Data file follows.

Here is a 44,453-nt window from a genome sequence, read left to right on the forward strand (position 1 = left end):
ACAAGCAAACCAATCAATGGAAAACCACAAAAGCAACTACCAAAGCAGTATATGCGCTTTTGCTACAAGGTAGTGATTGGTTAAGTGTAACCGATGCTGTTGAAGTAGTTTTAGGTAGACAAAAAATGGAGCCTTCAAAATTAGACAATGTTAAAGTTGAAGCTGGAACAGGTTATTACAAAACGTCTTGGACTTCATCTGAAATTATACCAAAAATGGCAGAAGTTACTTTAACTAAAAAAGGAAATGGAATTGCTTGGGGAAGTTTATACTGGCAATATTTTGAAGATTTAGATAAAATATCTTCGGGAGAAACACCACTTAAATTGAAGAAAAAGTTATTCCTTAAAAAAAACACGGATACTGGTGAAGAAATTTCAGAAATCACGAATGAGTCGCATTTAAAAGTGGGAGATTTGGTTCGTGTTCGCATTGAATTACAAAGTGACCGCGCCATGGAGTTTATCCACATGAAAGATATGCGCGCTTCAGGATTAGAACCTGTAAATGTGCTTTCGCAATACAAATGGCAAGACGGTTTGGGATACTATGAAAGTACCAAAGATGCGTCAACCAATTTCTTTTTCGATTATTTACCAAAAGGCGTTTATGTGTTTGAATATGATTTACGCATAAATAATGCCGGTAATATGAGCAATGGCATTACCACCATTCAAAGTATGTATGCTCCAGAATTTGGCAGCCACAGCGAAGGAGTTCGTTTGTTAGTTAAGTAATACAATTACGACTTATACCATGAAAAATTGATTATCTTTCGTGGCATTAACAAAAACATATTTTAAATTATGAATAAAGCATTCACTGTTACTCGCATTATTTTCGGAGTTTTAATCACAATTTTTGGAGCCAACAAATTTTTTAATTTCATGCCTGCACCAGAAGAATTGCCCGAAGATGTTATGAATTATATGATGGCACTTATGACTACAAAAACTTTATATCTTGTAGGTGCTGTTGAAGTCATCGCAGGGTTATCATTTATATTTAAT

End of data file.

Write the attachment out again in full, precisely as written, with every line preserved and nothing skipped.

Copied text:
Here is a 44,453-nt window from a genome sequence, read left to right on the forward strand (position 1 = left end):
ACAAGCAAACCAATCAATGGAAAACCACAAAAGCAACTACCAAAGCAGTATATGCGCTTTTGCTACAAGGTAGTGATTGGTTAAGTGTAACCGATGCTGTTGAAGTAGTTTTAGGTAGACAAAAAATGGAGCCTTCAAAATTAGACAATGTTAAAGTTGAAGCTGGAACAGGTTATTACAAAACGTCTTGGACTTCATCTGAAATTATACCAAAAATGGCAGAAGTTACTTTAACTAAAAAAGGAAATGGAATTGCTTGGGGAAGTTTATACTGGCAATATTTTGAAGATTTAGATAAAATATCTTCGGGAGAAACACCACTTAAATTGAAGAAAAAGTTATTCCTTAAAAAAAACACGGATACTGGTGAAGAAATTTCAGAAATCACGAATGAGTCGCATTTAAAAGTGGGAGATTTGGTTCGTGTTCGCATTGAATTACAAAGTGACCGCGCCATGGAGTTTATCCACATGAAAGATATGCGCGCTTCAGGATTAGAACCTGTAAATGTGCTTTCGCAATACAAATGGCAAGACGGTTTGGGATACTATGAAAGTACCAAAGATGCGTCAACCAATTTCTTTTTCGATTATTTACCAAAAGGCGTTTATGTGTTTGAATATGATTTACGCATAAATAATGCCGGTAATATGAGCAATGGCATTACCACCATTCAAAGTATGTATGCTCCAGAATTTGGCAGCCACAGCGAAGGAGTTCGTTTGTTAGTTAAGTAATACAATTACGACTTATACCATGAAAAATTGATTATCTTTCGTGGCATTAACAAAAACATATTTTAAATTATGAATAAAGCATTCACTGTTACTCGCATTATTTTCGGAGTTTTAATCACAATTTTTGGAGCCAACAAATTTTTTAATTTCATGCCTGCACCAGAAGAATTGCCCGAAGATGTTATGAATTATATGATGGCACTTATGACTACAAAAACTTTATATCTTGTAGGTGCTGTTGAAGTCATCGCAGGGTTATCATTTATATTTAAT